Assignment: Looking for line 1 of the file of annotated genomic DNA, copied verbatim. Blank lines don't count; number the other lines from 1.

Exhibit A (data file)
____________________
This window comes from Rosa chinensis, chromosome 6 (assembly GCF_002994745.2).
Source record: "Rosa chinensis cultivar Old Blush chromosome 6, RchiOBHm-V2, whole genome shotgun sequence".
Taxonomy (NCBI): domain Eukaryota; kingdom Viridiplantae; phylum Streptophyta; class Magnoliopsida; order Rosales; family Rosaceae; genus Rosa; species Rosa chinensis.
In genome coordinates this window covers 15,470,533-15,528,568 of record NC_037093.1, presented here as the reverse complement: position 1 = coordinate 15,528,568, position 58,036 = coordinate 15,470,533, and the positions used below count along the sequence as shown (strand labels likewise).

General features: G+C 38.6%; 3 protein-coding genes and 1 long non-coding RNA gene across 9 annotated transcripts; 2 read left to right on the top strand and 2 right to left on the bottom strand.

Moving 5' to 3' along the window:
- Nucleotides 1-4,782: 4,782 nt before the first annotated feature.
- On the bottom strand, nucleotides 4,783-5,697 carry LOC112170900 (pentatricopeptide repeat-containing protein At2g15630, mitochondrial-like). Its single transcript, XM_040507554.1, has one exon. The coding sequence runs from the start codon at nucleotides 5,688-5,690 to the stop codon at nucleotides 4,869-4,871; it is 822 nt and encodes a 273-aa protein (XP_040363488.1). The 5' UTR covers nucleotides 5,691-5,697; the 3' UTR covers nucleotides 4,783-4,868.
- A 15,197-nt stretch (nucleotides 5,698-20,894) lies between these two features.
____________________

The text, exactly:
This window comes from Rosa chinensis, chromosome 6 (assembly GCF_002994745.2).